Nathan Mayembe and his family at Pestalozzi Graduation

My social life has also changed. Through community service, work experience and my friends, I have come to realize that I am now more caring about other people because way back, I was very anti-social.

Being part of Kucetekela Foundation (KF) is one of the greatest things that has ever happened to me. It has been a life changing opportunity. The organization has given me so many opportunities that I would not have even known about if I had not been part of it.

When I was still in school, I wanted to be done with it. Now that I am done with school, I suddenly have unexpected feelings come up. I have a mixture of feelings. At one point it feels good and at another it feels bad. Becoming a gap year student is amazing. However, I do not know what to expect from it. At times, I even wonder what being a gap year student really means.

My main goal next year is to prepare adequately for my SAT exams, so that I can get a good score. Because with that, it will be much easier to apply to any university abroad, especially the United States.

My brotherly advice to my colleagues who are still in secondary school is that you should just be the way that you are. Do not try to be someone you are not. Discover yourself. Do what you do best and of course study hard. To the Grade 8s, always feel at home. You are welcome to this wonderful family and know that we expect a lot from you.

Thank you.

Welcome to the Kucetekela Foundation Scholar Blog!

Hello readers, and welcome to the new and improved Kucetekela Foundation (KF) student blog!

KF Students and staff at the August 2016 Reunion

A brief background on KF:

Founded in 2006, Kucetekela Foundation was created in order to develop and mould the next generation of leaders in Zambia. Currently, KF sponsors 39 students in secondary school, seven Gap Year students and continues to support 38 alumni. In addition to excelling in school, the scholars participate in community service, work experience, leadership training and other kinds of capacity building activities.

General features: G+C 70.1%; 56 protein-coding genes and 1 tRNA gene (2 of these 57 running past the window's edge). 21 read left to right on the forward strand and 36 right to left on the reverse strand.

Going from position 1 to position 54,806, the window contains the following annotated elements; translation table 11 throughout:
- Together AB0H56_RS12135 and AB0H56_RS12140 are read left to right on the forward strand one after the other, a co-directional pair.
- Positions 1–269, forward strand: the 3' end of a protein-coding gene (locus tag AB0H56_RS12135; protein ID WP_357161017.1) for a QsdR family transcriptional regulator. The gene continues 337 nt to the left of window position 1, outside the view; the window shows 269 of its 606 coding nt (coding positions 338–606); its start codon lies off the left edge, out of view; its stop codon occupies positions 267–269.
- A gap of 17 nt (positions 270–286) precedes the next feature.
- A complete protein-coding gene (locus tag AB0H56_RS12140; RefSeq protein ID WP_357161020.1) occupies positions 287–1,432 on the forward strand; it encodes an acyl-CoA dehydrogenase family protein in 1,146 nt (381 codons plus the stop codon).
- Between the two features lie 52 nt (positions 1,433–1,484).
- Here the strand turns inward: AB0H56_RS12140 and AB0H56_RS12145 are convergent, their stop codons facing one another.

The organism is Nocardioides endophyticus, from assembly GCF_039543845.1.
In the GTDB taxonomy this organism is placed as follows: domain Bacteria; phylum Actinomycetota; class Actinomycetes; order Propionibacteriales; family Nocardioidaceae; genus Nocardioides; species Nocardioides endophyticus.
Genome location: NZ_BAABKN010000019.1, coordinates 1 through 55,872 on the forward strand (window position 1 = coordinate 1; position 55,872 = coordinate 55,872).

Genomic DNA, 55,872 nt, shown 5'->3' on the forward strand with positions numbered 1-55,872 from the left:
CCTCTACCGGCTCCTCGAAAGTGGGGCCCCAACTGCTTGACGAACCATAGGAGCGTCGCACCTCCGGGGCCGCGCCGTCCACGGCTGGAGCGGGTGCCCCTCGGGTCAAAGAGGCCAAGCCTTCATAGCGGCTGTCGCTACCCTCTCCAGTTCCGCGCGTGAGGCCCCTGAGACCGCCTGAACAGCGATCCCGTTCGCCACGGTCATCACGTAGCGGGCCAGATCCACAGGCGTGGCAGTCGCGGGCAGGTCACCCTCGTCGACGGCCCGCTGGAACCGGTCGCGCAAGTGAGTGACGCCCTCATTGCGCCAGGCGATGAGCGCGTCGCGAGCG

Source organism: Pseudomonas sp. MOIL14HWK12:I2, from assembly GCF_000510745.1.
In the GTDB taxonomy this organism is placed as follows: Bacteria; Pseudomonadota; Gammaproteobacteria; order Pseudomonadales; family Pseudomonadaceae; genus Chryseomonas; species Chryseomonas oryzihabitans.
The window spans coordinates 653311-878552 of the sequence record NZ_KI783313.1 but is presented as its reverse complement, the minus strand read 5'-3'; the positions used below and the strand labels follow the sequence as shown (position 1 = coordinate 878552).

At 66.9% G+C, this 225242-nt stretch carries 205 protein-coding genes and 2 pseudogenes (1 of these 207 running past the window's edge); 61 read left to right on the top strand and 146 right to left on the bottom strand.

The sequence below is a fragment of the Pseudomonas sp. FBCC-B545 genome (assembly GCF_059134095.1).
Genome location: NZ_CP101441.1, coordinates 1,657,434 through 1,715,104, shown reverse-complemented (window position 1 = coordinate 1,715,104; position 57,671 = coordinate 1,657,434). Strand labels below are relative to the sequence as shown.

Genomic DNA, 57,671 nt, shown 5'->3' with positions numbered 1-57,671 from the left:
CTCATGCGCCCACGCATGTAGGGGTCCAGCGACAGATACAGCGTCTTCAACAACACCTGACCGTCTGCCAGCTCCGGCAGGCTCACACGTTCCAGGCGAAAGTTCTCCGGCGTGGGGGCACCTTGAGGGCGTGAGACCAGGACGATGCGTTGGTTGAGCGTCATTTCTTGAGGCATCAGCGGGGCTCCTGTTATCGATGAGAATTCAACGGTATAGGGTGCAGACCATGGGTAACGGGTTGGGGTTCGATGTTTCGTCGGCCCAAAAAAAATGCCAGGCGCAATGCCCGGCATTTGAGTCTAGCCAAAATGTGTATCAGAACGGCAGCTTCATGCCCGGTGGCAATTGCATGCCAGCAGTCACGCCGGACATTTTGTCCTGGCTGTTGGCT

The purpose of this blog:

The scholars and graduates of Kucetekela Foundation wanted to revitalize the student stories blog to connect you all to the work that they’re already doing to make themselves, their communities, and Zambia at large, better. Through it, we hope that you can get a better sense of the lives and works of each of our writers.

KF’s 2017 Graduates at the graduation for Pestalozzi Education Centre

What you’ll find here:

The scholars and graduates will be telling stories about the academic, personal and professional work that they’re doing. We’ll also attach photos and videos that we hope you enjoy. We can post statistics and successes to no end, but what we’re excited to showcase are the narratives and reflections of KF scholars in their own words.  We’ll also share with you student spotlights, so you can get to know each of the students a little better.

If you have content suggestions or questions, we’d also love to hear them! We hope that this blog becomes collaborative and inspires people around the world, so let us know what you’re thinking about in the comment section below, and don’t forget to like and share our posts!